Principle of Pulsed Electric Field Technology

The basic principle of the PEF technology is the application of short pulses of high electric fields with duration of microseconds to milliseconds and intensity in the order of 10-80 kV/cm. The processing time is calculated by multiplying the number of pulses times with effective pulse duration. The process is based on pulsed electrical currents delivered to a product placed between a set of electrodes; the distance between electrodes is termed as the treatment gap of the PEF chamber. The applied high voltage results in an electric field that causes microbial inactivation (see Figure 1.3.2.5).

After the treatment, the food is packaged aseptically and stored under refrigeration. The treatment is applied to a food product held between two electrodes inside a

Flow chart of a PEF food-processing system with basic component

Figure 1.3.2.5 Flow chart of a PEF food-processing system with basic component (8).

chamber, usually at room temperature. Food is capable of transferring electricity because of the presence of several ions, giving the product in question a certain degree of electrical conductivity. So, when an electrical field is applied, electrical current flows into the liquid food and is transferred to each point in the liquid because of the charged molecules present (Qin et al., 1995).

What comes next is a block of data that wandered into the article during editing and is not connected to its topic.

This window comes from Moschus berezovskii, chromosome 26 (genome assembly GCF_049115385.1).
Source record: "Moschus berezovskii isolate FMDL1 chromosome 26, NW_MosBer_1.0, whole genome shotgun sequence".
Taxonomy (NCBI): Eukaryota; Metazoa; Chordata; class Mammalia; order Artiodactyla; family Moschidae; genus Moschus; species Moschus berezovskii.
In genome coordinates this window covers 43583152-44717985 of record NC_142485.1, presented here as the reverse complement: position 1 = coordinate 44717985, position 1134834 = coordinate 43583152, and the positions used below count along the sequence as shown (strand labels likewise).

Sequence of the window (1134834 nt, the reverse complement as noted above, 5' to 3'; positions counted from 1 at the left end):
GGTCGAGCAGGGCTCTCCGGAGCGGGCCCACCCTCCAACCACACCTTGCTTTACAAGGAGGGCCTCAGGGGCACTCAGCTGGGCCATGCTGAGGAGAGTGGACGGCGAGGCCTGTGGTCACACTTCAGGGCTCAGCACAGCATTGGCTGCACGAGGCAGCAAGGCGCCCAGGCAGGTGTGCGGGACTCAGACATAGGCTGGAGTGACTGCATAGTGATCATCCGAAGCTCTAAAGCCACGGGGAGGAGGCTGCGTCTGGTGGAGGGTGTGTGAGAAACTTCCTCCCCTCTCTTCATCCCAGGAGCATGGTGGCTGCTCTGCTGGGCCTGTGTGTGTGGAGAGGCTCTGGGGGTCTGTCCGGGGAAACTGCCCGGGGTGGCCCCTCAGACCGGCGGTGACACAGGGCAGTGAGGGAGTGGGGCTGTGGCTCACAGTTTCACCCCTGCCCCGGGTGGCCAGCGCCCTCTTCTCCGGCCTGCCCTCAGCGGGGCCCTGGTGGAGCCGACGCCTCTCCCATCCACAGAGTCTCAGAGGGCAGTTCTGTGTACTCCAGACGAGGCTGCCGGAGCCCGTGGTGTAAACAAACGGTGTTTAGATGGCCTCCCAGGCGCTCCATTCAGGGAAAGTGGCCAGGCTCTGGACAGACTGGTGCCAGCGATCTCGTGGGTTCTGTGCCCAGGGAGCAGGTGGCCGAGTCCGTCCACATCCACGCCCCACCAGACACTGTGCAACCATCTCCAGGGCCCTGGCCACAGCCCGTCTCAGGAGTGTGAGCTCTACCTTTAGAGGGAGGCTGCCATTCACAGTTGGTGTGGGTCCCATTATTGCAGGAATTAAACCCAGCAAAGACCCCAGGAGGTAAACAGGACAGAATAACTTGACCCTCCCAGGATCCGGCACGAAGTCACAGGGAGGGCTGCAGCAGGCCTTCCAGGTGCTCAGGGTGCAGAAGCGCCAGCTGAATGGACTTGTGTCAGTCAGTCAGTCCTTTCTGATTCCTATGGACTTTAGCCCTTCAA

PEF is able to inactivate microorganisms in the food, reduce enzymatic activity, and extend shelf- life with negligible changes in the quality of the final product as compared to the original one. According to the intensity of the field strength, electroporation can be either reversible (cell membrane discharge) or irreversible (cell membrane breakdown or lysis), but this effect can be controlled depending on the application (Ho and Mittal, 1996).

This process leads to dielectric breakdown of the microbial cell membranes and to interaction with the charged molecules of food (Fernandez-Diaz et al., 2000; Zimmermann, 1986). Hence, PEF technology has been suggested for the pasteurization of foods such as juices, milk, yogurt, soups, and liquid eggs (Vega-Mercado et al.,1997; Bendicho., 2003; Puertolas et al., 2004; Eissa, 2012).

 
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